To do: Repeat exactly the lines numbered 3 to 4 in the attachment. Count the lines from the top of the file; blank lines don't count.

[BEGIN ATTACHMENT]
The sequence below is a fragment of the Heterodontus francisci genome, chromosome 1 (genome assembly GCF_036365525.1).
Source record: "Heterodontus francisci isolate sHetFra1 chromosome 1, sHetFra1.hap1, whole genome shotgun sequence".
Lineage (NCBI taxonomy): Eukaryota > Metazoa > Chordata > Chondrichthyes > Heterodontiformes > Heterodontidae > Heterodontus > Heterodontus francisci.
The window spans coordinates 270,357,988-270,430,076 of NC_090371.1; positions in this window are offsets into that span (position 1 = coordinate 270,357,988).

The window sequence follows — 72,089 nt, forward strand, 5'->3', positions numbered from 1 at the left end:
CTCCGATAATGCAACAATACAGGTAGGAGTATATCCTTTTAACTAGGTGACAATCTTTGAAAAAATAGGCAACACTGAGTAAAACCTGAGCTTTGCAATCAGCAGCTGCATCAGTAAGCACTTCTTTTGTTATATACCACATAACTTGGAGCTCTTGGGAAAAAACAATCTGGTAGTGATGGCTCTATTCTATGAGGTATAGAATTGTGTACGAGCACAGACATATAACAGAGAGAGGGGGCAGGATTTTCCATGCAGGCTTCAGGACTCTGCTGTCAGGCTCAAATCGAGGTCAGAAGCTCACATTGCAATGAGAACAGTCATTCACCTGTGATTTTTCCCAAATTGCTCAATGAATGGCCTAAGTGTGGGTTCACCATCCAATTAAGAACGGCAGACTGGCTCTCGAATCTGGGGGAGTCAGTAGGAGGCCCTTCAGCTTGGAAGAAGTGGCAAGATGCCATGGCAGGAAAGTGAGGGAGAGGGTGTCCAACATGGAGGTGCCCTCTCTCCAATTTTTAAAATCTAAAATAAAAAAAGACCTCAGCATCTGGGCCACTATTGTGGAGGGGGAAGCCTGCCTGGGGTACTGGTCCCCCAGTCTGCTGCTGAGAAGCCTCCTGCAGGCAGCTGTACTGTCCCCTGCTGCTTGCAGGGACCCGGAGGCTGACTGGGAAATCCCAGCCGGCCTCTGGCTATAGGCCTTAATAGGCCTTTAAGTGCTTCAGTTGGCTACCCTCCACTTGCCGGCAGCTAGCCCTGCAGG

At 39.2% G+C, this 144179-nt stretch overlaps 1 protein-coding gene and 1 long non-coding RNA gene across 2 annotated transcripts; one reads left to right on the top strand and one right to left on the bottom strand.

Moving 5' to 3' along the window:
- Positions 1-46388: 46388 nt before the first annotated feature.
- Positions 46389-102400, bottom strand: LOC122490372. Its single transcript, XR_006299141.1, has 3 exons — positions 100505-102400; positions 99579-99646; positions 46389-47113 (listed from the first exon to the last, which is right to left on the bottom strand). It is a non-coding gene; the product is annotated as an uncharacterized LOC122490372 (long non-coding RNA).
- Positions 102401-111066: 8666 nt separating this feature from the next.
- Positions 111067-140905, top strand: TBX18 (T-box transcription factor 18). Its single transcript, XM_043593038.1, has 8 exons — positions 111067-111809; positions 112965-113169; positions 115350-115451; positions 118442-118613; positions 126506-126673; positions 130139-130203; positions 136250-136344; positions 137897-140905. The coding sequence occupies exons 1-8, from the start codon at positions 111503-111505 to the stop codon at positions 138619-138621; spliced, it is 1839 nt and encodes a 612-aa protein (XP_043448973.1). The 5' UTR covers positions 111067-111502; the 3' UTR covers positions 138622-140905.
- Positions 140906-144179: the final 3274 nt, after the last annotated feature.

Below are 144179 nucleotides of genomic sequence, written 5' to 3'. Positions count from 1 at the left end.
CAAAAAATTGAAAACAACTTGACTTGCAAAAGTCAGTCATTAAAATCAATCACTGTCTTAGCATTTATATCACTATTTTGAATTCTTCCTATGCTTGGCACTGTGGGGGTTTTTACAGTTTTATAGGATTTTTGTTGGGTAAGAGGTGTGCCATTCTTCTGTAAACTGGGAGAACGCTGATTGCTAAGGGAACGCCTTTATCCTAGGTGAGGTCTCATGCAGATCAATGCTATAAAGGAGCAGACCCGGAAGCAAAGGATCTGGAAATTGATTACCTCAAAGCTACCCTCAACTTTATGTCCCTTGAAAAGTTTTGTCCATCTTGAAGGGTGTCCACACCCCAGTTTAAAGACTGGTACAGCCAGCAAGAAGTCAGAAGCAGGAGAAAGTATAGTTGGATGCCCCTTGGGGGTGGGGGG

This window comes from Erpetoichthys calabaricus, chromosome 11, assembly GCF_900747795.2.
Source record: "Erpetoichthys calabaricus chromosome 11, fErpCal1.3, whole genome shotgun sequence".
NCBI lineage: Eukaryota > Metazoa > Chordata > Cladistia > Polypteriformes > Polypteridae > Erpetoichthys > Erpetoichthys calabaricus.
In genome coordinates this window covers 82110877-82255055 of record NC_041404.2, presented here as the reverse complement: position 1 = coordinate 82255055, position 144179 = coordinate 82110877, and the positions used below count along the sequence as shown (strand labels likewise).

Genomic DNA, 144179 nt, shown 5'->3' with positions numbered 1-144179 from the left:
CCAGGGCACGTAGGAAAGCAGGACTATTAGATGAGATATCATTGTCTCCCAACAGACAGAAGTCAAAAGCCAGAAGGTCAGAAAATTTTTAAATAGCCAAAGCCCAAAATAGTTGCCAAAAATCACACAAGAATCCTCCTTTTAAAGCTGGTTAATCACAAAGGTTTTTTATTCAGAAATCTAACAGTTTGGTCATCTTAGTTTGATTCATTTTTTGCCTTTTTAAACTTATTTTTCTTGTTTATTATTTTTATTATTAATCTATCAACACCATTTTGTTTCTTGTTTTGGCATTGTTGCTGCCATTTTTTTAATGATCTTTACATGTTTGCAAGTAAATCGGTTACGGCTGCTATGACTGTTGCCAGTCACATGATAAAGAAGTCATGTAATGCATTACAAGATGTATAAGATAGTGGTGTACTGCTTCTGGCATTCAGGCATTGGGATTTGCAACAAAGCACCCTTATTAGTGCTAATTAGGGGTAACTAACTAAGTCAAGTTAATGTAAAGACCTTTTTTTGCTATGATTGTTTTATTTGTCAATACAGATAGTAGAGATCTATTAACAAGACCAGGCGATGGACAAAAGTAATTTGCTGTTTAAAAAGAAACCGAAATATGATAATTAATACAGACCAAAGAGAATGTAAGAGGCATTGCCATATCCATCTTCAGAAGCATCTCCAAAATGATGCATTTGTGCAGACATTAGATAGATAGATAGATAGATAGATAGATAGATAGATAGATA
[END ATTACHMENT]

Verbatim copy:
Lineage (NCBI taxonomy): Eukaryota > Metazoa > Chordata > Chondrichthyes > Heterodontiformes > Heterodontidae > Heterodontus > Heterodontus francisci.
The window spans coordinates 270,357,988-270,430,076 of NC_090371.1; positions in this window are offsets into that span (position 1 = coordinate 270,357,988).